Node-RED: Lecture 3 – Example 3.6 Using an mqtt output node to test the flow

As an alternative to using the HiveMQ test page to publish on the MQTT topic, we can configure an mqtt output node. This is the mirror of the mqtt input node and allows you to configure an MQTT service and the topic you are publishing on. You can then send the node messages with the exact same JSON string we’ve been sending via the HiveMQ test page.… Read the rest

Node-RED: Lecture 3 – Example 3.5 Scaling input with the range node

When dealing with real world input from sensors and other devices, an ability to scale input data is often required. Node-RED provides the scale node to support this and allows you to scale (linearly) an input value.

This example continues our theme of manipulating MQTT input data. If you aren’t familiar with how to setup an MQTT node then refer to Example 3.1.… Read the rest

Node-RED: Lecture 3 – Example 3.4 Using the rbe (report by exception) node

In this example, you’ll continue your message analysis theme and add nodes to the part of the flow that is used when you determine that the flow should be analyzed. You’ll be using the rbe (report by exception) node which only passes on data if it has changed. You can set it to examine a message payload and either block until a message changes (rbe mode) or when a messages changes by a specified amount (deadband mode).… Read the rest

Node-RED: Lecture 3 – Example 3.3 Using a change node to change or manipulate a message payload

Another useful node is the change node, which will allow you to change a message payload or add new properties. You can use this node to affect the properties in a message, either by changing existing ones, deleting them or adding new properties.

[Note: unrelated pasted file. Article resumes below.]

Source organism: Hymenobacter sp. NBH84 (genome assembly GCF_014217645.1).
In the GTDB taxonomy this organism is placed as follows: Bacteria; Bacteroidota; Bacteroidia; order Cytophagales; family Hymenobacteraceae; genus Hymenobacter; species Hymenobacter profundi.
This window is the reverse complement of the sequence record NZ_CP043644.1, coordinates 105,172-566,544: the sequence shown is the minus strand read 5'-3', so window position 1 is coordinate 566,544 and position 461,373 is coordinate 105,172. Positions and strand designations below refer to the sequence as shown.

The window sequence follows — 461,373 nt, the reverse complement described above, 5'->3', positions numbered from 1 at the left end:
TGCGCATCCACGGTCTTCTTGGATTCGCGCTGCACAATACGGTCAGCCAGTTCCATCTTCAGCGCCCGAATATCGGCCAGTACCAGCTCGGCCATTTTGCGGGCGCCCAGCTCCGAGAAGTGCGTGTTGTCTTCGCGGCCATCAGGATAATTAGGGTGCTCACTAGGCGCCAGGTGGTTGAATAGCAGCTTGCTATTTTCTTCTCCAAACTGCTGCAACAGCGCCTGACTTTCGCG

In this example, you’ll continue with your MQTT theme and see how, now that you have successfully ‘switched’ the message flow based on the incoming MQTT message, you can add a new message property msg.payload.note.… Read the rest

Node-RED: Lecture 3 – Example 3.2 Using the switch node to handle a JSON object

This example continues to use the MQTT node we setup in Example 3.1. If you aren’t following these examples sequentially you may want to review example 3.1 as it shows how to use the free MQTT broker, HiveMQ which is needed for the MQTT node.

One of the nice features of having a JSON object is that you can easily act on its properties.… Read the rest

Node-RED: Lecture 3 – Example 3.1: Receiving JSON via an MQTT message

This example builds on the mqtt node, which provides a convenient way to take input from an MQTT broker. For those not familiar with MQTT, it is an example of a publish/subscribe system (usually shortened to pub/sub system) which lets sensors publish updates that all delivered to client subscribed to that sensor.… Read the rest

Node-RED: Lecture 8 Advanced flows with Node-RED

 

This lecture is a set of links to advanced tutorials we have written. These include:

  • Tutorial: Using FRED (Cloud Node-RED) to build an AI chatbot using IBM Watson
  • Tutorial: Using FRED (Cloud Node-RED) with the GE Predix Timeseries Microservice
  • Tutorial: Using OPC-UA with FRED (Cloud Node-RED)
  • Monitor a Pi Zero hosted security camera with Node-RED & MQTT
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Node-RED: Lecture 3 – Basic nodes and flows

In this lecture you will get to see a few of the more commonly used nodes and build on some of the things you learnt in previous lectures. You’ll start off with a series of examples based around the popular MQTT protocol that shows how to wire together a set of basic but very useful message processing nodes.… Read the rest

In this lecture you will get to see a few of the more commonly used nodes and build on some of the things you learnt in previous lectures. You’ll start off with a series of examples based around the popular MQTT protocol that shows how to wire together a set of basic but very useful message processing nodes.… Read the rest